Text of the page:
A place at home with history
An aerial view of the Anping Bridge, once a lifeline in Quanzhou's transport network centuries ago. [Photo by Song Qi For China Daily]
Buddhist pilgrims and visitors bring hustle and bustle to this famed temple in the historical quarter of Quanzhou, Fujian province.
As one of 22 monuments included in the "Quanzhou: Emporium of the World in Song-Yuan China", Kaiyuan Temple is part of the city's recently gained UNESCO World Heritage status. But it has always been a top attraction for visitors to Quanzhou.
First built in 686, the biggest Buddhist temple in Fujian was given its current name in 738 during the Kaiyuan era (713-741), in the first half of the reign of Emperor Xuanzong of the Tang Dynasty (618-907). The era witnessed the dynasty's pinnacle and many temples around China were bestowed with the same name to mark that prosperous time. But the one in Quanzhou is arguably the most famous.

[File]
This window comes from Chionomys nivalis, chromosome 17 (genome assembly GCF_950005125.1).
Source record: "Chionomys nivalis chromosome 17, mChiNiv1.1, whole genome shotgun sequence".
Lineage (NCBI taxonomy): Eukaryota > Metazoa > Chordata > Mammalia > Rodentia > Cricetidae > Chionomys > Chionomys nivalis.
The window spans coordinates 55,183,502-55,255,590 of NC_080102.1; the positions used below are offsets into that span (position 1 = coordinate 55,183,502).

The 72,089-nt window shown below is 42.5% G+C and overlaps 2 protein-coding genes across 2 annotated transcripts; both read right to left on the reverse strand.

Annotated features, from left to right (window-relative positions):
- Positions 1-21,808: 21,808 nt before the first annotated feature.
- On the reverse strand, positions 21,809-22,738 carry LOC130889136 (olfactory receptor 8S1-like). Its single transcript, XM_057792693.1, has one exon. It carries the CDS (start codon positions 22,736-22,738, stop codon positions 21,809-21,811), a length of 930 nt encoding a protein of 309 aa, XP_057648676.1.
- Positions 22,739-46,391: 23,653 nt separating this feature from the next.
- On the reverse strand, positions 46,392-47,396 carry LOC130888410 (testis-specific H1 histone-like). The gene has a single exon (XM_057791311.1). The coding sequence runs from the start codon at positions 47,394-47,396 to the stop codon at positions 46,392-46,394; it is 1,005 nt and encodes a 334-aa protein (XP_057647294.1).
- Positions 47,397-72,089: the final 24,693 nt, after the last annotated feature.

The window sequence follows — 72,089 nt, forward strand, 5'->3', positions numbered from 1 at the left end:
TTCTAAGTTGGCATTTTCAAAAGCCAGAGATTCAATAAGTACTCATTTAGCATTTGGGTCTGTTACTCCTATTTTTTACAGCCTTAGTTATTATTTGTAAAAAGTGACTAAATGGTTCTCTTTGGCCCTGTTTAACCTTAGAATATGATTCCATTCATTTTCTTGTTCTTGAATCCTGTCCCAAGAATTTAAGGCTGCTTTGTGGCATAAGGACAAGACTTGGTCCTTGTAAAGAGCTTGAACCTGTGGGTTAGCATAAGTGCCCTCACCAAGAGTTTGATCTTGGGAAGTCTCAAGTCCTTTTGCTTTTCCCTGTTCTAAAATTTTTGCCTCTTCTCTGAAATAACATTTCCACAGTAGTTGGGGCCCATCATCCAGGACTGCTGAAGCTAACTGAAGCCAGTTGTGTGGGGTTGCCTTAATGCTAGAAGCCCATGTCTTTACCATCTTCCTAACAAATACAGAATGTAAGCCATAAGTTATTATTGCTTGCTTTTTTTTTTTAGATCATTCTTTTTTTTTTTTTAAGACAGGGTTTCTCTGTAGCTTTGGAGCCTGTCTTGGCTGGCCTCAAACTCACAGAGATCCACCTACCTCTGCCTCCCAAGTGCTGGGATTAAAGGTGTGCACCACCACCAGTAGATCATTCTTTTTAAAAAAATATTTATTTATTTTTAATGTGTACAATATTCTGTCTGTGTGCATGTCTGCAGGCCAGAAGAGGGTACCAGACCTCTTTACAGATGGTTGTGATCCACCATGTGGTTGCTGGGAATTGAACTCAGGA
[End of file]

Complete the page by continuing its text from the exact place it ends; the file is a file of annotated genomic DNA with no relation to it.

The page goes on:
In the eyes of locals, its psychological significance is exceptional. The 40-odd-meter-high twin stone towers from the Song Dynasty (960-1279) stand sentinel-like above the ancient city's skyline. They ubiquitously appear on posters promoting Quanzhou as the most conspicuous landmarks of the city and are symbols of nostalgia for those far from home.
The main hall architecture demands attention for its splendor. It is not only the exquisite colorful decorations on the roof, but also the 24 sets of wooden buttresses, in the shape of flying Buddhist deities, supporting that roof.
Without the guidance of Shi Deyuan, a monk in charge of conservation and receiving visitors in the temple, one may easily walk by the stone base of the main hall without paying it much attention.